As I teach new writers I continue to struggle with the culture and expectations of the institution contrasted against the energies and interests of my students. And it doesn’t help that the editorial board of AWP Chronicle keeps booking passage on the literacy-Titanic. Setting aside the science of the NEA report sophomorically entitled “To Read or Not to Read,”—I’m serious, that’s the title—this conclusion, by AWP Chronicle writer Matt Burriesci, is what’s really telling: “[T]he report strongly suggests that new media are displacing the intellectual engagement of reading with mere entertainment.”
That’s right, he called us trifling.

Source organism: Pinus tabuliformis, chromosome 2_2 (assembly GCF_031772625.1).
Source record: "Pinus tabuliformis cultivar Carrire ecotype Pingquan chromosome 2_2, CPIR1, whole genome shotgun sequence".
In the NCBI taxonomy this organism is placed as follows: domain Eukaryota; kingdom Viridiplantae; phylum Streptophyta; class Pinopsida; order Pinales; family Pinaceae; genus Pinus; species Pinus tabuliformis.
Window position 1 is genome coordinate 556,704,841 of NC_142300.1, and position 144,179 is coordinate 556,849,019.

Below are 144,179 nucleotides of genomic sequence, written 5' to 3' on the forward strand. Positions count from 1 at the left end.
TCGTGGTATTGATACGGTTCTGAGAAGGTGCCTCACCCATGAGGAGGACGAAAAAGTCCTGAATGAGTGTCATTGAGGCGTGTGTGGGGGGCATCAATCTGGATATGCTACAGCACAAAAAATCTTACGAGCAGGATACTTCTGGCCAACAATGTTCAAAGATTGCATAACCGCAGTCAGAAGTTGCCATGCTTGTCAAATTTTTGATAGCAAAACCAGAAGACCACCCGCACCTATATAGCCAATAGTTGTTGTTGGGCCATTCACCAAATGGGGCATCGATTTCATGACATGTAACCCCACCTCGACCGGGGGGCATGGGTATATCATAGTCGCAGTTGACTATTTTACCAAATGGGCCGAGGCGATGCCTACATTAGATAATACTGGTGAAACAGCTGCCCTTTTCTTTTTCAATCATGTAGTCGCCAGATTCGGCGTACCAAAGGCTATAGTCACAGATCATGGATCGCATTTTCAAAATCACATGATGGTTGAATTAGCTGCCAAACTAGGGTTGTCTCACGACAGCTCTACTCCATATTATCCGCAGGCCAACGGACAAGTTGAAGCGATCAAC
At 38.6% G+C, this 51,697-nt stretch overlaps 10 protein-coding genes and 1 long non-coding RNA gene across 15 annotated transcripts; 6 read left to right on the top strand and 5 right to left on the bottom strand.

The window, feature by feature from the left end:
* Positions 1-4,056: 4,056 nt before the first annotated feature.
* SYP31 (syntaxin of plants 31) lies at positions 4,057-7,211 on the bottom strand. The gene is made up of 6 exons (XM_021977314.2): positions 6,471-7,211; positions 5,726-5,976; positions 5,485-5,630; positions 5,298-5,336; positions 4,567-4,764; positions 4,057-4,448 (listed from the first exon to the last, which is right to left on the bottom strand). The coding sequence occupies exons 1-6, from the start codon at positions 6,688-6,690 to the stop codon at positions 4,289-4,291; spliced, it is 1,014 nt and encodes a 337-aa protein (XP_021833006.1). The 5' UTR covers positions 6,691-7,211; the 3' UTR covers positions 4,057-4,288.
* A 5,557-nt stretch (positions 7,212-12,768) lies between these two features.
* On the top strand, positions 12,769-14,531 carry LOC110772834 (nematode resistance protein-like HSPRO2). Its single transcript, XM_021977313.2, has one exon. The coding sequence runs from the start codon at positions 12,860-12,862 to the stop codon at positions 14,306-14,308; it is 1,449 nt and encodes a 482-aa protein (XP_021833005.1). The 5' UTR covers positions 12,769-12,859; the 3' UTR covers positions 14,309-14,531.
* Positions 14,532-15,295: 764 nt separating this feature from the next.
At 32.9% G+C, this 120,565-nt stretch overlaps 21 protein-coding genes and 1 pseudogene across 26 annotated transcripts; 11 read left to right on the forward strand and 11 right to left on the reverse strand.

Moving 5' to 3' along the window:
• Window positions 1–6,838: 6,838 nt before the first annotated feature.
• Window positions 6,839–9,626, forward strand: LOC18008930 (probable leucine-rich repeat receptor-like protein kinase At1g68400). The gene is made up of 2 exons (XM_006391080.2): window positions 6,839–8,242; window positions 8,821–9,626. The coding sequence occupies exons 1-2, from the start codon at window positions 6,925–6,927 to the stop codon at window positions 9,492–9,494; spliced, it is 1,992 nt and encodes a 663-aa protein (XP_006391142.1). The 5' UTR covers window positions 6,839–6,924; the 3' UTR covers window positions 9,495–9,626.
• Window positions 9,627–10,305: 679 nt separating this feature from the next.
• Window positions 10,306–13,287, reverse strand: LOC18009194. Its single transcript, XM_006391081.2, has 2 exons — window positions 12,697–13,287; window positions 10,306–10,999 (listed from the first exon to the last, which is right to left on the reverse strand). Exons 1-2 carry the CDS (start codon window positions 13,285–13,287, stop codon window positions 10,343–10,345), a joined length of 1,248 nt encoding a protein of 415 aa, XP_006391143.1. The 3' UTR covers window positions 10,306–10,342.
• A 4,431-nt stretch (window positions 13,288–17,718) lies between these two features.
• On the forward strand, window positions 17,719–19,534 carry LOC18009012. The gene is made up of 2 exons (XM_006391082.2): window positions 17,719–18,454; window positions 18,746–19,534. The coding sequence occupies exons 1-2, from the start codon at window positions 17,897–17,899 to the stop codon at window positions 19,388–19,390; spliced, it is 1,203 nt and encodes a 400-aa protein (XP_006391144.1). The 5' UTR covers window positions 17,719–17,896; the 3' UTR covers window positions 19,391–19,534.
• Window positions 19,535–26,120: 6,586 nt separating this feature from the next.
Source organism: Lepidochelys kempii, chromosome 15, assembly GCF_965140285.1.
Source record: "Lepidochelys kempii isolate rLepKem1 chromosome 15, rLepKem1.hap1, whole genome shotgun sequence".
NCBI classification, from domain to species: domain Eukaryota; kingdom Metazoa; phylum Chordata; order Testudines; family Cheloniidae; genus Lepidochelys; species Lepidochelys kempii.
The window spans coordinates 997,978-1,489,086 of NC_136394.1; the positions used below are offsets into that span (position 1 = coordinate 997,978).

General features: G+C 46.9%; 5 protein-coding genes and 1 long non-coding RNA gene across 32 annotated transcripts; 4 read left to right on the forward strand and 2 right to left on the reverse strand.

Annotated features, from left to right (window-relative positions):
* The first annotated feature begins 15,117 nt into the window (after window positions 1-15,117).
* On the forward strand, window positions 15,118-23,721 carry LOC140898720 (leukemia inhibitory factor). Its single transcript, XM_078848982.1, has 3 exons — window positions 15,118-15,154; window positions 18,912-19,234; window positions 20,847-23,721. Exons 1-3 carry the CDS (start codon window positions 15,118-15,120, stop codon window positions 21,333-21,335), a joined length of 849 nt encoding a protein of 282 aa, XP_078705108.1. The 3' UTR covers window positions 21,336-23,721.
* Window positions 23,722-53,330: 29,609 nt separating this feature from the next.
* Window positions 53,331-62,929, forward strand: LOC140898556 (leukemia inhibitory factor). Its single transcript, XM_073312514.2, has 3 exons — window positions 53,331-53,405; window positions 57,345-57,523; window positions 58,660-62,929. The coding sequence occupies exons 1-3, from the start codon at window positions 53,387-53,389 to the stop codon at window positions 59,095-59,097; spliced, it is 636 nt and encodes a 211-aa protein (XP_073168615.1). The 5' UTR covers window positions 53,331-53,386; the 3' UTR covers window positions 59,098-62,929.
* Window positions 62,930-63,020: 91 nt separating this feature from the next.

Luckily, this youth hating discourse occurs in places where it will never matter. But still it hurts, because in the so called culture wars I like to think of myself as a boots-on-the-ground gal, helping new writers test themselves. The tacky residue of fetishizing print media—and don’t let anyone tell you this isn’t about a diseased ink and paper industry—is confusing to new writers, even discouraging. Their sense of story is very much inspired by input from every possible narrative stimulation, as it should be. The NEA does a disservice to curious minds by defining “reading” so narrowly.